Norah has agoraphobia and OCD. When groceries are left on the porch, she can’t step out to get them. Struggling to snag the bags with a stick, she meets Luke. He’s sweet and funny, and he just caught her fishing for groceries. Because of course he did.
Norah can’t leave the house, but can she let someone in? As their friendship grows deeper, Norah realizes Luke deserves a normal girl. One who can lie on the front lawn and look up at the stars. One who isn’t so screwed up.
Readers themselves will fall in love with Norah in this poignant, humorous, and deeply engaging portrait of a teen struggling to find the strength to face her demons.
Kindle Edition, 336 pages
Published: January 3rd 2017 by Clarion Books
Four stars: A touching and eye opening look at life with agoraphobia.
Norah heads downstairs, trying to forget the book on her bookshelf that is slightly misaligned, but just like an itch that you can't stop scratching, her fevered brain won't rest until she adjusts the book. For seventeen year old Norah, life has become a never ending battle with her own mind. She has suffered with severe agoraphobia, OCD and anxiety since she was thirteen. Norah's condition is so bad, she can't leave her house, except for doctor's appointments. Then things take a dramatic turn when Norah finds herself on her own for a few days. When things seem dire, she receives unexpected aid from her new neighbor, Luke. Before long, Norah finds herself making friends with Luke. Could it be possible for Norah to conquer her illness?
What I Liked:
- Under Rose Tainted Skies was a remarkable and poignant book. This is a book that takes on agoraphobia, obsessive compulsive disorder and severe anxiety. It is an educational and eye opening read, one that I highly recommend you take a chance on.
- What I loved about this book was plunging into Norah's head. It was terrifying and interesting at the same time. Norah's frantic mind can stumble and obsess over the most mundane things. It was frightening and shocking to see how things that most of us take for granted could completely cripple Norah. Even though Norah has tons of issues, she is charming, and she is a fighter. I couldn't help but to admire her and cheer for her as she bravely fought her own brain every day. Sometimes she won, and other times she faltered, but the girl has heart, and she got up over and over again. I loved how realistic and inspiring Norah was.
- The cast of supporting characters were just as intriguing as Norah. Her mother is eccentric and patient with a heart of gold. I liked how she always had Norah's best interest at heart and that she never pushed her. Norah's doctor was also amazing. She was patient and willing to whatever was necessary to help Norah, even make house calls. Then there is Luke. If only there were more people like Luke in the world, willing to see beyond one's weakness and quirks to the beautiful person underneath.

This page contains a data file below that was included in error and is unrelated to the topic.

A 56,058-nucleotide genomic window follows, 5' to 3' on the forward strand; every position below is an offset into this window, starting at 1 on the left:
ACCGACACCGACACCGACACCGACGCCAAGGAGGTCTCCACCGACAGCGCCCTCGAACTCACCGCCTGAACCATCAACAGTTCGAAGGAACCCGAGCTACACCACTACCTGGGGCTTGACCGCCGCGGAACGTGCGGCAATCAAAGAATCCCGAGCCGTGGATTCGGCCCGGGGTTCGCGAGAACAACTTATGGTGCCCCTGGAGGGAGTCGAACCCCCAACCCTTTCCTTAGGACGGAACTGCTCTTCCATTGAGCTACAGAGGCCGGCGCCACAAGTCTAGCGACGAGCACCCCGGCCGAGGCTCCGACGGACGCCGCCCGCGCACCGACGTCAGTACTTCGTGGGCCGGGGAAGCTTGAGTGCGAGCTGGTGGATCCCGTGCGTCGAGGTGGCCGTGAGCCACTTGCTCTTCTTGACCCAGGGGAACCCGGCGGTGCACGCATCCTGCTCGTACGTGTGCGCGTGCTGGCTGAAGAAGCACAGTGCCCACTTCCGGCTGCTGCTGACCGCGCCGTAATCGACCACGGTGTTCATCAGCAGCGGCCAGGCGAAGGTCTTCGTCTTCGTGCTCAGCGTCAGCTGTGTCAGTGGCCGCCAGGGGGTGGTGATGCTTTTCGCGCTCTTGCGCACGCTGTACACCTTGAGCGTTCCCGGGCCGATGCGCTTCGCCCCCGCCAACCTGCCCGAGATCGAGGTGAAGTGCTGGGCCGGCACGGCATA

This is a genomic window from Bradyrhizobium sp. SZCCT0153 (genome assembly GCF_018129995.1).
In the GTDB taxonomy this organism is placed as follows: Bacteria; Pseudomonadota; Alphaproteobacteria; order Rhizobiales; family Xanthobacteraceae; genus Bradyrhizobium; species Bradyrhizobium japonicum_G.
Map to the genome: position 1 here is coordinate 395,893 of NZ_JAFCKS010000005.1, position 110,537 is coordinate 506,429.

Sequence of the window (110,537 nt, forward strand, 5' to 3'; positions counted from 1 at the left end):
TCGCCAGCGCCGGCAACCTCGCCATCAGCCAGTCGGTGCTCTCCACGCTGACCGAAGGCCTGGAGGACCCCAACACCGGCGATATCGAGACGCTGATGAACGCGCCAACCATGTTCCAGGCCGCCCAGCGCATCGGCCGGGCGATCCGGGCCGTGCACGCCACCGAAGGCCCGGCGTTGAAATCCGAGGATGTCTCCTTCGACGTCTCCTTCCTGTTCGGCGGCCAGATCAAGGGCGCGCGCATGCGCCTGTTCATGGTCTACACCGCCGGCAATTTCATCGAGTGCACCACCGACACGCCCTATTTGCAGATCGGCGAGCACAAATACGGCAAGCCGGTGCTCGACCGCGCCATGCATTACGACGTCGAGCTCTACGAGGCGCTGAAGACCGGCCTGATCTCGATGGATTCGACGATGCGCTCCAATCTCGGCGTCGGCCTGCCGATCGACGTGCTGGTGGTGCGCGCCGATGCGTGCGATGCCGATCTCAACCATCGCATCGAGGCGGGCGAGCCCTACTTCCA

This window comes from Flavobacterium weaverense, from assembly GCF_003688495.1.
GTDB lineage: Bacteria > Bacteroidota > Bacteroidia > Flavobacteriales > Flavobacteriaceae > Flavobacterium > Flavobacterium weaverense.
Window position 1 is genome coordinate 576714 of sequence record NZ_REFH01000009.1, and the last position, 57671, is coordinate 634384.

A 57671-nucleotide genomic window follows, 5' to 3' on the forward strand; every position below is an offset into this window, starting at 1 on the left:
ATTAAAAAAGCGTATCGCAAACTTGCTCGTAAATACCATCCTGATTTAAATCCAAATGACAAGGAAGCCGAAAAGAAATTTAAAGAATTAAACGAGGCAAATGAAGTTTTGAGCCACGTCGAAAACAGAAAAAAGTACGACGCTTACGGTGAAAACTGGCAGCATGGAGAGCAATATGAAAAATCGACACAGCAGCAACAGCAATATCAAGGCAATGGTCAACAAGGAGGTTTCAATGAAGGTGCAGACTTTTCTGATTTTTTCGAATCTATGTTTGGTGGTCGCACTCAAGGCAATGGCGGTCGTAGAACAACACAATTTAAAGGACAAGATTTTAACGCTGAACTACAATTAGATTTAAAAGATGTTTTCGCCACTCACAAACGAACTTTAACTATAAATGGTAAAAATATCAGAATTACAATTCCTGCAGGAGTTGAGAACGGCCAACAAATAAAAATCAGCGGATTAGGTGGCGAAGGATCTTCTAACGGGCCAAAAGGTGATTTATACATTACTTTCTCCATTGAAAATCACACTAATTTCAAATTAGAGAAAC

- What I found the most compelling about this book was how the whole issue of Norah's condition was handled. Too often in this day in age, mental illness is seen as a weakness that people should be able to overcome, as in Norah's case, many people couldn't see why she couldn't just conquer her fears. However, for someone battling a mental illness, it is not that easy. Mental illness is not a weakness, it is a disease of the mind. I also loved that Norah was inspired by the author who in real life suffers with her own mental battles. Definitely read the author's note at the beginning and end.
- I liked the bit of romance in this one. It isn't a traditional type of romance, and it takes its time to build into a friendship before moving hesitantly forward. I loved seeing how this friendship changed Norah and gave her courage.
- The ending was nice and satisfying. I liked that it was realistic and that there was still battles to be fought. I closed the book with hope for Norah.
And The Not So Much:
- The ending was much too abrupt and fast paced in comparison to the rest of the book. The story takes its time to explore Norah's condition and her daily battles. Then there are a couple of big catalytic and climatic moments that brush by exceedingly fast. I was disappointed that after the big terrifying event, you get a quick recap, and then an epilogue down the line. I wanted more depth and detail. I wish that the author had taken more time to develop those final scenes and the ending. It felt too hurried.
- I was touched when I read the author's note, and pleased that she encouraged anyone who suffers like Norah to seek help. I just wish that she had provided some online resources for readers who need that information.
- I felt like there was more story to tell. I wanted more of Norah, and I wanted to see if she could continue to fight and make headway against her demons. Perhaps there might be a sequel?
Under a Rose Tainted Sky is a touching and educational read. If you know someone who struggles with OCD, anxiety and agoraphobia, or any other mental condition, this is a book to read. It is sweet, funny, and hopeful as well as informative. I highly recommend this book for all readers as I feel it is important for all of us to understand mental illness better. I applaud the author for being brave enough to share part of herself with the world.
I received a copy of this book from the publisher in exchange for an honest review. All opinions are my own, and I was not compensated for this review.